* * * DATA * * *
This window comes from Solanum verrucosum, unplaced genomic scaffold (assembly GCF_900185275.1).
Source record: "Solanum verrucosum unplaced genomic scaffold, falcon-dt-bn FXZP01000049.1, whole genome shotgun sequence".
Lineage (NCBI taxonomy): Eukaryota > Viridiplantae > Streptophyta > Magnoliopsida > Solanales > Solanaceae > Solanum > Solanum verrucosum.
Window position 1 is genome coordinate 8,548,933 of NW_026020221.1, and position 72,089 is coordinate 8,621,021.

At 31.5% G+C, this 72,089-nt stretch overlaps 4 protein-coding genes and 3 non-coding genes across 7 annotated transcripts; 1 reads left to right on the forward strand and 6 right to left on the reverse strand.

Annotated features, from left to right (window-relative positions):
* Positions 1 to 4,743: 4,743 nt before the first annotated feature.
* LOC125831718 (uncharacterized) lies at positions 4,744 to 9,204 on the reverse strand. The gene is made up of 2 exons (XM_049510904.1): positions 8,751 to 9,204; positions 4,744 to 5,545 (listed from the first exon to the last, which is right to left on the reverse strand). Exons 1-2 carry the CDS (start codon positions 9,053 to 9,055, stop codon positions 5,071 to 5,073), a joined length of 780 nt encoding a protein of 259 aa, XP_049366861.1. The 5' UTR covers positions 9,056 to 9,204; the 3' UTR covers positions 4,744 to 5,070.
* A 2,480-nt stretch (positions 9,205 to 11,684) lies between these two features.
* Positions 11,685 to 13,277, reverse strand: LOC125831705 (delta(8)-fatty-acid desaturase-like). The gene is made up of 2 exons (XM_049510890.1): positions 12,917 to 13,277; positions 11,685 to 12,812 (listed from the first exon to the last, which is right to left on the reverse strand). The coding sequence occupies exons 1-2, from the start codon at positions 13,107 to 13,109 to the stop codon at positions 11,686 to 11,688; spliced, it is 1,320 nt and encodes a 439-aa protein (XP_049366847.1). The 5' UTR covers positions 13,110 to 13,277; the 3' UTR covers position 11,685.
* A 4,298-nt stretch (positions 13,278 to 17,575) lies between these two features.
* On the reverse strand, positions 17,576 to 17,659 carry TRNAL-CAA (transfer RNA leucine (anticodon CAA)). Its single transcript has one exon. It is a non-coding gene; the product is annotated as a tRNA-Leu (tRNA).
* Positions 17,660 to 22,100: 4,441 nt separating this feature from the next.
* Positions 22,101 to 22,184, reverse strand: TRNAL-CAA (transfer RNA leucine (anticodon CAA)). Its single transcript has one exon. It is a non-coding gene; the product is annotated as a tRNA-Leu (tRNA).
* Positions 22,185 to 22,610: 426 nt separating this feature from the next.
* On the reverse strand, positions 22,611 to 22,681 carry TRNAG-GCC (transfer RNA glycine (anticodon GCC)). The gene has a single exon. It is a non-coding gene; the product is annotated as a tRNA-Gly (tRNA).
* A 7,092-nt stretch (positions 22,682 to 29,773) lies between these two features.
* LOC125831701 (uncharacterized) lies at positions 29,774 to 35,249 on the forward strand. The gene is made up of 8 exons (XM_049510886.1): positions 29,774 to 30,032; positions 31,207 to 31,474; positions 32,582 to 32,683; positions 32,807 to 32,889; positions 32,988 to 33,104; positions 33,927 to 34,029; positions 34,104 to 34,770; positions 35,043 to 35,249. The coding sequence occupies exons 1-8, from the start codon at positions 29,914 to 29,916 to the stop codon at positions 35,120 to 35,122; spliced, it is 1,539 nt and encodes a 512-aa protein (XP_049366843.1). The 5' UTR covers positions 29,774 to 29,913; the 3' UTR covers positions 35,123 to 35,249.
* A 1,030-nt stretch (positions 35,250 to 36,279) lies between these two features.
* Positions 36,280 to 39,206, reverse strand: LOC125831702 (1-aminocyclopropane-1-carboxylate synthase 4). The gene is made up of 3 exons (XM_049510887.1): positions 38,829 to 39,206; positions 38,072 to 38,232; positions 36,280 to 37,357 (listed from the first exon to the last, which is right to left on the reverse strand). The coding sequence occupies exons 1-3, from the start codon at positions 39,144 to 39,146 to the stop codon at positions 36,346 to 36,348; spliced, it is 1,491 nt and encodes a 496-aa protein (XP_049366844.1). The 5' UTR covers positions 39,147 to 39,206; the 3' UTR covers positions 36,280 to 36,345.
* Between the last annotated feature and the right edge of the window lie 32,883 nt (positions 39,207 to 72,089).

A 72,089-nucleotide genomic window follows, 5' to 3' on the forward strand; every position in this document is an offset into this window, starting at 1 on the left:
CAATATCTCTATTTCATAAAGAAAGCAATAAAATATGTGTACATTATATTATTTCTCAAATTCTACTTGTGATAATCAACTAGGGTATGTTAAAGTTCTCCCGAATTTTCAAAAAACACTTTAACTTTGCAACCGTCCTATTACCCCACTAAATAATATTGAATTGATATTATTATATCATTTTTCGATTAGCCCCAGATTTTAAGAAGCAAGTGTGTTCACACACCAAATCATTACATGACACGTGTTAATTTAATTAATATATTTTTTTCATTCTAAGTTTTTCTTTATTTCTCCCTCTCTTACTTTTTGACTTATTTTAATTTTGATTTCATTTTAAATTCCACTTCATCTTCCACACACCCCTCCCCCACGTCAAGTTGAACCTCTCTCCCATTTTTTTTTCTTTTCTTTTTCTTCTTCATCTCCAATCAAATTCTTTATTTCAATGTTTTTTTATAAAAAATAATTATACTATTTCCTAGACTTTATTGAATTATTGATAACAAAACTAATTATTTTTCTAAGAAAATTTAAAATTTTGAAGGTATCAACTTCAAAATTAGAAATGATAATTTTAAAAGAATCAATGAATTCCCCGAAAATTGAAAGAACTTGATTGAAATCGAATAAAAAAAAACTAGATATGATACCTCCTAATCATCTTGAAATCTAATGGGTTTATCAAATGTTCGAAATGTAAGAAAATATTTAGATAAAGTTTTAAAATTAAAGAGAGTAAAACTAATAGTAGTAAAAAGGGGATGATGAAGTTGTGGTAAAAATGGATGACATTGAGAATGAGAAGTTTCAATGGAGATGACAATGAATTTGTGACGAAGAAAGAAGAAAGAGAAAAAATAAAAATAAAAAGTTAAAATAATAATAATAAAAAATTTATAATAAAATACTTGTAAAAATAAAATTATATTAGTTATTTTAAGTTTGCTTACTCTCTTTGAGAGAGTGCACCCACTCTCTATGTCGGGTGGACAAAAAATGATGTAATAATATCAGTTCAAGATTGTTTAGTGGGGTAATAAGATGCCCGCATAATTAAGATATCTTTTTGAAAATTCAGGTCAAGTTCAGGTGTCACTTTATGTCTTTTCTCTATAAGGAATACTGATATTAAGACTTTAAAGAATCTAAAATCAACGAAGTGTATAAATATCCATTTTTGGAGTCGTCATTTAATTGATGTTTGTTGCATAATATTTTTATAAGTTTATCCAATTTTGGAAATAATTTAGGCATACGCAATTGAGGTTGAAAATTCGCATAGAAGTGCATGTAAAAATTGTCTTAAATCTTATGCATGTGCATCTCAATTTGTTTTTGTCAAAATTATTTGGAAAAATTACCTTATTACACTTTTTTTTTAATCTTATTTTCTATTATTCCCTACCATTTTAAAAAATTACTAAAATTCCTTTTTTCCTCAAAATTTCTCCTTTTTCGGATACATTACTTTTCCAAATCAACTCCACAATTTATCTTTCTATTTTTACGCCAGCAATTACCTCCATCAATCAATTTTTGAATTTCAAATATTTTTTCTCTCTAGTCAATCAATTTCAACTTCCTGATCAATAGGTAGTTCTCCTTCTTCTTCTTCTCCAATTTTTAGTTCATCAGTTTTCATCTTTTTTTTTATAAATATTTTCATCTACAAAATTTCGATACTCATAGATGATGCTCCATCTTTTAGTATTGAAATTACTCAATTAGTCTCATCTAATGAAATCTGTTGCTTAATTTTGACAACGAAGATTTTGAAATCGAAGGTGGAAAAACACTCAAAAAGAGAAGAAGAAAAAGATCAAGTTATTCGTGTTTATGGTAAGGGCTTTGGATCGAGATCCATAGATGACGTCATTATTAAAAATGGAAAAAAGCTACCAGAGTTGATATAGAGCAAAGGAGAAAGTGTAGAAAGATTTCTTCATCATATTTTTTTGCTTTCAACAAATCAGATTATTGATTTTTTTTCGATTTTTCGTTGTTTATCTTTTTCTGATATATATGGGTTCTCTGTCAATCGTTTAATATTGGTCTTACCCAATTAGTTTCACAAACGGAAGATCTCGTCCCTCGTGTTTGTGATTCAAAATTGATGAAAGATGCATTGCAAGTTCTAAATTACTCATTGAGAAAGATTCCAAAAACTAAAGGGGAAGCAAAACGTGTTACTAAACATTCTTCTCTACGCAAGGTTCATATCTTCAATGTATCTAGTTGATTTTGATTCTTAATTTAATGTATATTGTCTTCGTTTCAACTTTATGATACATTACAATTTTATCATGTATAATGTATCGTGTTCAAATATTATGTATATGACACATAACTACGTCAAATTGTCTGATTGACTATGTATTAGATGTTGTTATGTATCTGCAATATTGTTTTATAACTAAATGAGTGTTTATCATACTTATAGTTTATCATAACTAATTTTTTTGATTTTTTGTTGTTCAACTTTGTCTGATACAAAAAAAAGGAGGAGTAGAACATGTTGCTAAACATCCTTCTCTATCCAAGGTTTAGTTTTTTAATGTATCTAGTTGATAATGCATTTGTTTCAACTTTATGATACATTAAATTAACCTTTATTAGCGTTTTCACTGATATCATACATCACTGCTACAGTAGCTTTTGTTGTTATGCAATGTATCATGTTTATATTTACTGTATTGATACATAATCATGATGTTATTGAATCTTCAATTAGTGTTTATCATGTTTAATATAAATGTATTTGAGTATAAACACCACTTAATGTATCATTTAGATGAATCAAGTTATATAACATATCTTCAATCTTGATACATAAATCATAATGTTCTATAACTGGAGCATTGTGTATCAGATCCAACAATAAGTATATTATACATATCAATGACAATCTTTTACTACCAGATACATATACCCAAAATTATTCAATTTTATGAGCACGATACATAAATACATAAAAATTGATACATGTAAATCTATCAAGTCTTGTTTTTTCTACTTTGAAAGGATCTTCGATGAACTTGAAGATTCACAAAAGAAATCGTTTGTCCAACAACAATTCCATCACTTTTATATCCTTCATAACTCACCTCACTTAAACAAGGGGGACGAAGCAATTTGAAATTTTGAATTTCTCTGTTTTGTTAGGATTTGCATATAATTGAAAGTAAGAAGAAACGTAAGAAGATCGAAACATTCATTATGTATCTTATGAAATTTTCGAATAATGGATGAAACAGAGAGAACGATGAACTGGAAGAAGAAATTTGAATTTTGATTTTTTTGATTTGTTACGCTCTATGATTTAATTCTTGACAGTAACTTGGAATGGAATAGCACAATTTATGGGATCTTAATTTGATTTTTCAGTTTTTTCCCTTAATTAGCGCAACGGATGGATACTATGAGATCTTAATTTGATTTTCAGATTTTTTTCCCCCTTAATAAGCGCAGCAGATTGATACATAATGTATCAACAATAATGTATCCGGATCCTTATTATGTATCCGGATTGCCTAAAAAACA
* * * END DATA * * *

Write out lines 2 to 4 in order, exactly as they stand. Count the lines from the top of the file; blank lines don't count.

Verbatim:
Source record: "Solanum verrucosum unplaced genomic scaffold, falcon-dt-bn FXZP01000049.1, whole genome shotgun sequence".
Lineage (NCBI taxonomy): Eukaryota > Viridiplantae > Streptophyta > Magnoliopsida > Solanales > Solanaceae > Solanum > Solanum verrucosum.
Window position 1 is genome coordinate 8,548,933 of NW_026020221.1, and position 72,089 is coordinate 8,621,021.